This one felt brimming with even more pop culture references than usual. Both the shower fight and Sarah's return to the gym, wet and bloody and barefoot, to be named reunion queen evoked "Carrie." The mayhem at the high school reunion took many pages from "Grosse Pointe Blank" (which came out in 1997, a year before Sarah graduated), but avoided being a straight lift because Sarah's enemy turned out to be her high school tormentor. Heather Chandler was named after the meanest (and first to die) of the three title characters from "Heathers." Mark Ratner was, of course, named after the geek who loves Jennifer Jason Leigh in "Fast Times at Ridgemont High." And the kegger at the Buy More evoked many, many, many '80s and '90s high school films where some kid throws a raging party while his folks are out of town, with Lester playing the role of the host who freaks out because the guests are messing up all of his parents' stuff.
(One major missed opportunity: rather than have Lester accidentally break the marlin while playing tug of war with some guy, the writers should have made the "Risky Business" parallel more explicit by having the guy drop it from a height and force Lester to dive for the thing, Tom Cruise-style.)
Some other thoughts on "Chuck vs. the Cougars":
• Even if Jenny Burton had turned out to be Sarah's real name, I wouldn't have minded them giving up that piece of her backstory this early, because Zachary Levi was having so much fun playing Chuck's glee at getting this scrap of news. And I love how they turned that into a sweet moment between the two at the end -- after seeing first-hand how rough Sarah's past must have been, Chuck decided to ease up on her and just enjoy a burger in peace.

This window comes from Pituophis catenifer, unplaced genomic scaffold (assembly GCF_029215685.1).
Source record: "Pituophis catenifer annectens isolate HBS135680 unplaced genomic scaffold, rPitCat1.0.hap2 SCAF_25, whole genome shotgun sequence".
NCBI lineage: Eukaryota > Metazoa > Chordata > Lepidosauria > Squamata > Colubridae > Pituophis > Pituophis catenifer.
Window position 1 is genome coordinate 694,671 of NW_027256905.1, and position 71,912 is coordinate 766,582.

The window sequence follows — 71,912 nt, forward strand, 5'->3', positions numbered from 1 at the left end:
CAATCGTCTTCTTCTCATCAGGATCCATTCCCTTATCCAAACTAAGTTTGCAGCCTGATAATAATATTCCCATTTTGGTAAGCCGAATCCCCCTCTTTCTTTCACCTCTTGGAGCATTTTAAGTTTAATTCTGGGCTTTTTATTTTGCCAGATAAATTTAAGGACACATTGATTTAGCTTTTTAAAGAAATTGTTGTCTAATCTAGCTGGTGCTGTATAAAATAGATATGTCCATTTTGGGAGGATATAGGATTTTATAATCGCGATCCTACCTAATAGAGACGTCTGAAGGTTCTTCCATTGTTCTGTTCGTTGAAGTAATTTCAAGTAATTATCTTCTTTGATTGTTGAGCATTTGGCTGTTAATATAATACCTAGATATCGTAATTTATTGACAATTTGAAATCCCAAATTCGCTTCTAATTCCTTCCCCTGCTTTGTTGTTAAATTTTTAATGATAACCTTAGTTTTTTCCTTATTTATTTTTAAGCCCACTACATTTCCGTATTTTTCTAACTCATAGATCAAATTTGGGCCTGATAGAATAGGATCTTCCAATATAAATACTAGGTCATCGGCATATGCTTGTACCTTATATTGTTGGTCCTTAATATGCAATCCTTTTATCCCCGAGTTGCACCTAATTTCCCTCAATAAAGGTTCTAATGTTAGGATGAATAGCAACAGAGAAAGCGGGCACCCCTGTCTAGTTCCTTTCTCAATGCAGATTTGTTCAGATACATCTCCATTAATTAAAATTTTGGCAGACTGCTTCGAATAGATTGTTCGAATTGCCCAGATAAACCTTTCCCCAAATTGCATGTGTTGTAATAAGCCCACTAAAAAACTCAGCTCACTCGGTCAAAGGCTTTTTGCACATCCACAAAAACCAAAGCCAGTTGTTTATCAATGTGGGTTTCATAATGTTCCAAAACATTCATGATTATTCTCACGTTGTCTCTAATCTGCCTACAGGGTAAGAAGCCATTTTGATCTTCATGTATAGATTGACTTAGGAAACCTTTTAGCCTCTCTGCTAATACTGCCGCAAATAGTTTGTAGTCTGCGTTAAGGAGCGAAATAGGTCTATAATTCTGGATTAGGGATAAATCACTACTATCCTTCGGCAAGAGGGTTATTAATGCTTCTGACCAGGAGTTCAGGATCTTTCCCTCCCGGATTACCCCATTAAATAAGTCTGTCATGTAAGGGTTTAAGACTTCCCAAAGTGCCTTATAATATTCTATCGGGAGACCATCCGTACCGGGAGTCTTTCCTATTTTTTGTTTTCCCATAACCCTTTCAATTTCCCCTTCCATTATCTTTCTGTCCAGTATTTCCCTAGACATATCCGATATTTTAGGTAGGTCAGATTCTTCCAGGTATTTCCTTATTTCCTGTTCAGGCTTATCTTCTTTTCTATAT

• Again, I wasn't in love with the "Mad Dog" mistaken identity stuff because Savage the younger made it seem too goofy, but I did like how Casey's irritation with it lasted all of a half-second before he realized how to take advantage of it to get the info they wanted. The easier joke would have been to have big John fuming for the entire hour over not getting credit for his bad-assery, but it was funnier to see Casey the professional just roll with it and try to play up Chuck as much as possible.
• Also a splendid Casey moment: his brief turn at the deejay booth. It's so rare to see him looking happy about anything other than Ronald Reagan or the chance to kill people.
• Chuck's geek orgasm at seeing the mainframes inside the Orange-Orange was both funny and a good reminder that, despite the hot fake girlfriend and his improving status as a field agent, he's still a dork at heart. (And this is now two episodes out of four where Sarah's dork love has blinded her to the reality of a mission. In "Chuck vs. the Seduction," she couldn't see that the Black Widow wouldn't be attracted to Chuck, and here she couldn't see that Heather might have ulterior motives for being with the Rat.)
• Was I the only one who saw this episode title and initially assumed it would involve Chuck getting involved with a much older woman?
• Funnier Buy More management comment: Lester's "Since this is a teaching hospital..." or Big Mike suggesting that Lester had a Bay City Rollers hairdo?
What did everybody else think?